Cairo is full of suburbs and
districts that hold the rich history of the city. So, let’s find out today the story of one of
Cairo’s oldest suburbs located on the Nile, which is Helwan district. Due to its geographical location and
historical roots, Helwan has always been of a great concern to geographers,
historians, and politicians.
Helwan suburb dates back to the
pharaonic era, and it was known as “Ain Aan” as the word “Ain” stands for the water
springs in the area, and the word “Aan” means fish. Moreover, the first water
dam was found in Helwan.
In the Coptic era, Christians as
well as Jews inhabited the area and built monasteries, churches, and
synagogues. It was called “Hay- wan” and then the name became Helwan.
Foreigners, especially Greeks and Italians, also lived in Helwan spreading
Roman orthodox and Catholic churches in the area.
Islamic era, the plague spread across Fustat city in 686 AD. So, Abdel Aziz ibn
Marwan, Governor of Egypt during The Umayyad Caliphate, moved to Helwan city
and built palaces and mosques in it. Abdel Aziz chose the name “Helwan” for
this city because it had the same position and features of Helwan city of Iraq.
Urbanization and prosperity continued in the area until the ottoman era then it
was neglected and left to deterioration.
of neglect, Helwan restored its importance in Egypt’s modern history when
Khedive Abbas Helmy ruled Egypt. As Helwan sulfur springs were then
rediscovered and were used in treating soldiers form skin diseases spread in
the army at this time. Afterwards, Khedive Abbas ordered to build a sulfur
hammam for therapeutic purposes. Later, Europeans flowed to Helwan, but the difficulty
of transportation and its remoteness prevented any investment in the area. In the
Khedive Said period between 1854 and 1863, several rest stops were built around
Helwan sulfur springs as well as a department to manage the visits and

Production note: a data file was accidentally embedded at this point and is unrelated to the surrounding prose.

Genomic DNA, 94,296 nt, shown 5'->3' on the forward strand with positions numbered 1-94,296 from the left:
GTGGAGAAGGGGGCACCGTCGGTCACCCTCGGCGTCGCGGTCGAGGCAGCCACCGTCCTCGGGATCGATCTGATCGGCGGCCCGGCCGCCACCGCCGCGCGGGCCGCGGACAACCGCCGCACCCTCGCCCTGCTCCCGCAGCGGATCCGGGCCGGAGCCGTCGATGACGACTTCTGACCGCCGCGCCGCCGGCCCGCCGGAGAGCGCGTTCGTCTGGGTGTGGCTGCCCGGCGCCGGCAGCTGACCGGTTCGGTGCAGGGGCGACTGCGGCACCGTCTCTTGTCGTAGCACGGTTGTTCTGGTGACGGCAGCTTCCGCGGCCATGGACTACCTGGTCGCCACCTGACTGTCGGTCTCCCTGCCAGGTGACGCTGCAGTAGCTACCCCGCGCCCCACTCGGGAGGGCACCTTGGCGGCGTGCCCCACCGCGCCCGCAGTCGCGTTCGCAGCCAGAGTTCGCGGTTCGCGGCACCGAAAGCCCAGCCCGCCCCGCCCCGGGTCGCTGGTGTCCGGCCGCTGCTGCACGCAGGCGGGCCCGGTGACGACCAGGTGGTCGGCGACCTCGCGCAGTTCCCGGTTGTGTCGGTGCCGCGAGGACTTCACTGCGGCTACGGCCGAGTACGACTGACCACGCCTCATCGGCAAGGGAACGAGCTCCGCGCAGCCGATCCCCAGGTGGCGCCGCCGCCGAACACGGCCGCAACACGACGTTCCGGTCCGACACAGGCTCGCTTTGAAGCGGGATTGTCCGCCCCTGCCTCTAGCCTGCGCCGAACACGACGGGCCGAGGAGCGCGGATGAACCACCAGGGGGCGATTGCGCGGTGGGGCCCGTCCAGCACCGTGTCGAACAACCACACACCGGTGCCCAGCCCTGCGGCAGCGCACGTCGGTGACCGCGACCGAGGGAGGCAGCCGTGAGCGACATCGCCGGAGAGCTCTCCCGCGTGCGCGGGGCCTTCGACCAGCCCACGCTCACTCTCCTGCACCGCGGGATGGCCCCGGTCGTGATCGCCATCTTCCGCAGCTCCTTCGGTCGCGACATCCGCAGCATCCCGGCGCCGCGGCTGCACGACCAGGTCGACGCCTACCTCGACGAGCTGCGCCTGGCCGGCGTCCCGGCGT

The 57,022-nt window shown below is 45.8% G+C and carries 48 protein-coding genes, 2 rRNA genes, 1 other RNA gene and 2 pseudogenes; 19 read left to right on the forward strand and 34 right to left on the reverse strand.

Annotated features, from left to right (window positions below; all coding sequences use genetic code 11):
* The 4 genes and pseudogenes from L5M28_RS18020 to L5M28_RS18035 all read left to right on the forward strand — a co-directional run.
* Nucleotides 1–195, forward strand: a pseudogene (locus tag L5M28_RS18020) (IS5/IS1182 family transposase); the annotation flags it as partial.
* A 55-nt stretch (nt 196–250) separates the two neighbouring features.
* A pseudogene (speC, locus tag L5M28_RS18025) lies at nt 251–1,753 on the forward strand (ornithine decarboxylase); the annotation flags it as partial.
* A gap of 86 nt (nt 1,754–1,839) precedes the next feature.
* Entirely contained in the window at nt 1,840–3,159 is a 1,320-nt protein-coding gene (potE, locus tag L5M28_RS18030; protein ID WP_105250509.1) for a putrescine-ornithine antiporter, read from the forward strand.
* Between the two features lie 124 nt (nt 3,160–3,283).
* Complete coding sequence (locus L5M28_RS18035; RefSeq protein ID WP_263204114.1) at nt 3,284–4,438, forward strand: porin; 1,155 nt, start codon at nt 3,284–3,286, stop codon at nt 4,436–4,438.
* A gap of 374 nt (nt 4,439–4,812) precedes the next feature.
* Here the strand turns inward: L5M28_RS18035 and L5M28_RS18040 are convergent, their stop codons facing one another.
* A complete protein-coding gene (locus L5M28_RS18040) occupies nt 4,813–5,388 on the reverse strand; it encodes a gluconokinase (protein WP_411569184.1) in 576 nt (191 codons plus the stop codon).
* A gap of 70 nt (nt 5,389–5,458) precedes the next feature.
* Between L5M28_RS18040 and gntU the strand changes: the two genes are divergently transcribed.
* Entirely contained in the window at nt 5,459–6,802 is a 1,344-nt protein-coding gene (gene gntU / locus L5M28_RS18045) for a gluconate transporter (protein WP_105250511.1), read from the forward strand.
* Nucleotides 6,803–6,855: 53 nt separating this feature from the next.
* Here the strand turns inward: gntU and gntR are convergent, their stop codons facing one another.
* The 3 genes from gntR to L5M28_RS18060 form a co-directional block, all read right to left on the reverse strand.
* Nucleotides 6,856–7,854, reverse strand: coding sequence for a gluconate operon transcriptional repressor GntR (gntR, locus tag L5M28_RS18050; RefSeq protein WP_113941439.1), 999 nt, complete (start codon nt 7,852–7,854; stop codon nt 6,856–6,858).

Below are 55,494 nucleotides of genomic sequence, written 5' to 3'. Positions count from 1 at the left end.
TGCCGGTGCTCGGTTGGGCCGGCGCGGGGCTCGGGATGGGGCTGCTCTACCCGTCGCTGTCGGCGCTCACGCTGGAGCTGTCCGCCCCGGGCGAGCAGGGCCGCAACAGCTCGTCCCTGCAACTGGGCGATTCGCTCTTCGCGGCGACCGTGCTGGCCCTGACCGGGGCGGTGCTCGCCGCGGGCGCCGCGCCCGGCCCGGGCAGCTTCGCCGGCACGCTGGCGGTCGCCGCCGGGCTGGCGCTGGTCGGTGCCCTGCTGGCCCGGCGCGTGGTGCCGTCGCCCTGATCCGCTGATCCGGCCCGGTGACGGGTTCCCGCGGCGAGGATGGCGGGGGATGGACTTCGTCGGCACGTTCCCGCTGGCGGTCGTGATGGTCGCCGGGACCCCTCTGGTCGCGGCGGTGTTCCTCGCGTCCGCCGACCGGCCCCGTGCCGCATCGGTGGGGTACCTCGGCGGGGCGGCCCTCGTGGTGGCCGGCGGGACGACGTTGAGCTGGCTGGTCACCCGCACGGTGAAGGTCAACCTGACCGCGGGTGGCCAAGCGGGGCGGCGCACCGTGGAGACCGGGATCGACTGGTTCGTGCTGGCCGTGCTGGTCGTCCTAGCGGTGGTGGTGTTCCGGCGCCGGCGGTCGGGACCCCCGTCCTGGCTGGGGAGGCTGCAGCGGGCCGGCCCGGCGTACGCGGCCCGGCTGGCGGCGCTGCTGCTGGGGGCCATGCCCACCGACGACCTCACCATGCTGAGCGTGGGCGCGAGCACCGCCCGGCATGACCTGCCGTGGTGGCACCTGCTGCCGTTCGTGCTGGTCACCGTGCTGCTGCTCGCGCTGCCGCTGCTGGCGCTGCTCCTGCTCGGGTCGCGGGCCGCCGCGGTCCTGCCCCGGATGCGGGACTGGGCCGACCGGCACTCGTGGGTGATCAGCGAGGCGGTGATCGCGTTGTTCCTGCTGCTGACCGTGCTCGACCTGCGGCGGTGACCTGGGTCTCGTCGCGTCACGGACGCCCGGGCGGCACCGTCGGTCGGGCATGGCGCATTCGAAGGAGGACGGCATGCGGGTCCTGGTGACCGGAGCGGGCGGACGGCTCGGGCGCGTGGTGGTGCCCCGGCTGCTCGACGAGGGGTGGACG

supervise the cleaning process to preserve its therapeutic elements. Early in the Khedive Ismail period, they began
to build more sulfur baths in the area and established a railway that ran from
El-Manshia next to Qalaa street to Helwan district. Therefore, Helwan gained
more fame all over the world, and more people came to live in it, especially
rulers, Pashas, and rich people. Moreover,
Helwan became the capital of Egypt during the Khedive Tawfiq period, and he
built the “Grand Hotel” in 1888, which is now Helwan Secondary School for Girls
and Helwan Observatory as well as palaces, museums, and mosques.
district houses many significant landmarks like Rokn Farouq Museum, the
Japanese Garden, the Wax Museum, and Helwan Observatory, which is located on
top of a limestone plateau. Helwan Observatory was built in 1903 and gained
great fame due to its distinctive geographical location. It attracted
astronomers from around the world who came to conduct joint scientific studies.
Furthermore, the British astronomer Reynolds dedicated a 30- inch reflector to
the Observatory. The
Observatory also has one of the world’s largest telescope.
District is one of the upscale districts in the west of Cairo. It is located on
an island in the middle of the Nile River.
is a foreign word, and it means houses made of reeds. El-Zamalek district was
just the hang-out for young men in summer and holidays during the eras of The
Umayyads and then the Ayyubids. Then Khedive
Ismail built the Gezira palace, which witnessed the inauguration of the Suez Canal in
November 1869. After that, the Gezira palace turned into a hotel called Omar El-Khaiam,
and now it is Marriot Hotel.
Zamalek did not become an island
until the final quarter of the 19th century after digging the western branch of
the Nile. Zamalek was a land connected to the El-Agouza area and the Imbaba
area. Then, in 1877, the El-Bahr El-Amma Bridge was built on the Nile’s western
branch, and in 1914 El-Galaa bridge replaced El-Bahr El-Amma as it was no
Egyptians used to call the El-Galaa
bridge “Badea Masabni” bridge to mock the British forces, and after the
evacuation of the British occupation from Egypt, the bridge restored its old
flourished after building El-Andalus Park and El-Nadi Al-Ahly Club. Moreover,
King Farouq established a rest house at the southern end of the Island, which
later became the headquarter of the Revolutionary Command Council, and it is
now Cairo Tower. The District also houses El-Gezira Club, El-Sawy Cultural
Wheel, and the Academy of Arabic Language.
district, and square in Cairo has a story full of historical events and changes
that Egypt went through over the ages. So, let’s find out the story of one of